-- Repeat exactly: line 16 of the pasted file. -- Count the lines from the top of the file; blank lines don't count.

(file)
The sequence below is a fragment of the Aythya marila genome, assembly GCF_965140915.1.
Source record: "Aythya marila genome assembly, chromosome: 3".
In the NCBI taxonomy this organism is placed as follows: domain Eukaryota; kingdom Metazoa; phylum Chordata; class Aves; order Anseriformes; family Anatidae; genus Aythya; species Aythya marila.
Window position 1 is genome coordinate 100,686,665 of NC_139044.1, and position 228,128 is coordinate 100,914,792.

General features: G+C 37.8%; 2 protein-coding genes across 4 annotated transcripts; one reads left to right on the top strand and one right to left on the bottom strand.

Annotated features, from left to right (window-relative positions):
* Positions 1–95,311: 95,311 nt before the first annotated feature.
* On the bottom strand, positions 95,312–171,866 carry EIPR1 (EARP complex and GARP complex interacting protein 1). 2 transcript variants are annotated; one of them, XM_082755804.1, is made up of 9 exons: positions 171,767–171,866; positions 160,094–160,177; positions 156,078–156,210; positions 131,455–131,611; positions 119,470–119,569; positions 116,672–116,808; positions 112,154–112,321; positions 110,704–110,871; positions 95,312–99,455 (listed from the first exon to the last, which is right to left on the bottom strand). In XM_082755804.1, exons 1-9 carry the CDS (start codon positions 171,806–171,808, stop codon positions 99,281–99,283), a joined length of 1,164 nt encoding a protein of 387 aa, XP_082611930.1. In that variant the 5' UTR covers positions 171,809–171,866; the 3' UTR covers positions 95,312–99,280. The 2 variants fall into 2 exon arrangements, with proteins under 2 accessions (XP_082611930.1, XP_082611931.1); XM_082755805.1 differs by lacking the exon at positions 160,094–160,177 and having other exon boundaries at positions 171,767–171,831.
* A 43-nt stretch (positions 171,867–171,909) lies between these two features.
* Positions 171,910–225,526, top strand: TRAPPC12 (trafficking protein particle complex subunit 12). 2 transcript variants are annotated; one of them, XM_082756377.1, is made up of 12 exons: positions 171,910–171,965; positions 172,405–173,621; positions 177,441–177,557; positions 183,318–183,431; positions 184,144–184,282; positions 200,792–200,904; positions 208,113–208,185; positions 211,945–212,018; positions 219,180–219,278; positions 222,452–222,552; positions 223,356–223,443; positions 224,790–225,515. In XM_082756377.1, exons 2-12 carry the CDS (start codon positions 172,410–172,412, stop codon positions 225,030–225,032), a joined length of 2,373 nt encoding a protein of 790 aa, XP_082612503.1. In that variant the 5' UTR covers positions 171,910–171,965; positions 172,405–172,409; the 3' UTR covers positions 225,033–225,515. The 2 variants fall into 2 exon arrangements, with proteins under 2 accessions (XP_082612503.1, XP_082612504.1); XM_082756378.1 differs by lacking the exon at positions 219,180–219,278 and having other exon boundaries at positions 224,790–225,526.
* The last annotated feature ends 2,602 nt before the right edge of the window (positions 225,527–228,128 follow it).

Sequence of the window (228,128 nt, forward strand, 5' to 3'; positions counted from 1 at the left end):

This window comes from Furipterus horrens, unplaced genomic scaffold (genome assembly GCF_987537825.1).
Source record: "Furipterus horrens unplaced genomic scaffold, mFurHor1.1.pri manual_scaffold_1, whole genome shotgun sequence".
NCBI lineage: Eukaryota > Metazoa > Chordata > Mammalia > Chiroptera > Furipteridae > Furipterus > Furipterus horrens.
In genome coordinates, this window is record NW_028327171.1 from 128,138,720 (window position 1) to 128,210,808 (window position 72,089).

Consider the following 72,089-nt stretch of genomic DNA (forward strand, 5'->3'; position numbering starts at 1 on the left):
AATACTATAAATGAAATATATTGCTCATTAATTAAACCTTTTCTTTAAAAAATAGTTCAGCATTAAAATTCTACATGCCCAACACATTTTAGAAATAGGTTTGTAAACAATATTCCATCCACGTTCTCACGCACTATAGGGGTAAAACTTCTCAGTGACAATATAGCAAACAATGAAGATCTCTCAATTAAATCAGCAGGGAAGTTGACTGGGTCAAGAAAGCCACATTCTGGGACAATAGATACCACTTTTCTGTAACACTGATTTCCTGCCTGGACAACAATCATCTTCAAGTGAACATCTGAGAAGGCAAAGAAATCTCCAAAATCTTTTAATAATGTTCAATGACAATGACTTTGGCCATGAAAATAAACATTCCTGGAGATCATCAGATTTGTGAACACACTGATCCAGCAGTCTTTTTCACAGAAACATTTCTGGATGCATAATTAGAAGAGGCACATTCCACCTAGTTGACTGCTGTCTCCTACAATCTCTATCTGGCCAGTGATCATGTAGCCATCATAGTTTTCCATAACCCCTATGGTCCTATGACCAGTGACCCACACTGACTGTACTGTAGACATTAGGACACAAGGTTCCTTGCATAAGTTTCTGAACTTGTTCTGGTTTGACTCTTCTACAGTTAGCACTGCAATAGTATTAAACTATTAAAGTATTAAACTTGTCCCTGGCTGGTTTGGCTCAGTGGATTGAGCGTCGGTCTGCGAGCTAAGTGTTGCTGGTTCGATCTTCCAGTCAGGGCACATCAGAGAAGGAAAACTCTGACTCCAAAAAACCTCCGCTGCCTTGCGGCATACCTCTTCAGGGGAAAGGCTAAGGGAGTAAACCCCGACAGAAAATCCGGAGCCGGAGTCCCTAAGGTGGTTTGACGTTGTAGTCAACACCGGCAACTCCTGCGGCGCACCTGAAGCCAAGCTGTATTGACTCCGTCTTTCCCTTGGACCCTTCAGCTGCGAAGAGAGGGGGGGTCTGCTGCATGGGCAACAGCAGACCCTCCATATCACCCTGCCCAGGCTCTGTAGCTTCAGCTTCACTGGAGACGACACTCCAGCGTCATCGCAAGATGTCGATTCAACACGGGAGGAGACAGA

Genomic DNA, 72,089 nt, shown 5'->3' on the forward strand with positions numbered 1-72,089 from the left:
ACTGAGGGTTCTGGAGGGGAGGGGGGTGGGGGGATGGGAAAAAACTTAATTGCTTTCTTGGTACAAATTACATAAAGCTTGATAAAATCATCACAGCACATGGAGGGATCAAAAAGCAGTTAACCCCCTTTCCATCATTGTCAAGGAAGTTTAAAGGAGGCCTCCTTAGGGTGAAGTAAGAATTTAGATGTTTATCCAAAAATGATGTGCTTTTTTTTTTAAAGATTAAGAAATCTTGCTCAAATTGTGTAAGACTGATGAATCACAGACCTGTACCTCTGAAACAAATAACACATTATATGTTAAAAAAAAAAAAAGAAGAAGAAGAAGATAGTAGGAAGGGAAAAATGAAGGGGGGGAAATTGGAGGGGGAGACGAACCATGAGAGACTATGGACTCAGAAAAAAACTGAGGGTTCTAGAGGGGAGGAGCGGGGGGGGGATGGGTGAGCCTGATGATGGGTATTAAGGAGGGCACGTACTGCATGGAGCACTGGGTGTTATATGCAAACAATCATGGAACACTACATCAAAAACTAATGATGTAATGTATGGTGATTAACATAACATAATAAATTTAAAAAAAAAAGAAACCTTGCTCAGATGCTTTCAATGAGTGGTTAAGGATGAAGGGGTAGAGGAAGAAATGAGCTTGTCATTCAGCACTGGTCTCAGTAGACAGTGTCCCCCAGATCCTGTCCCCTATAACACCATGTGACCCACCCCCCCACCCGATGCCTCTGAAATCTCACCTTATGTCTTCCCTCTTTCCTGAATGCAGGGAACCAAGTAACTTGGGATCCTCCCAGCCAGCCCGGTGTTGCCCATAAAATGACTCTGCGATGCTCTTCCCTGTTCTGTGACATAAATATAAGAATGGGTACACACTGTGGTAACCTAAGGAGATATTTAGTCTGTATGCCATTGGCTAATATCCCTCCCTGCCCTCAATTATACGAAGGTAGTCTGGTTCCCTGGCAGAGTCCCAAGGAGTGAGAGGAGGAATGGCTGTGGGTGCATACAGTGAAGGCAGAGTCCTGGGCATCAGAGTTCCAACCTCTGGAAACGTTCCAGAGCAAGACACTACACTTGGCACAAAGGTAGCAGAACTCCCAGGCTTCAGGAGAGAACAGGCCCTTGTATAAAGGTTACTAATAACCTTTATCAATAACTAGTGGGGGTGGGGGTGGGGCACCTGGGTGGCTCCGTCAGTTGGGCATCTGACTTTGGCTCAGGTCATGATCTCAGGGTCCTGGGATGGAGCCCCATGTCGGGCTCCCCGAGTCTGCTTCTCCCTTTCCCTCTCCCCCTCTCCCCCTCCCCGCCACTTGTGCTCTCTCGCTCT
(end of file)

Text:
In genome coordinates, this window is record NW_028327171.1 from 128,138,720 (window position 1) to 128,210,808 (window position 72,089).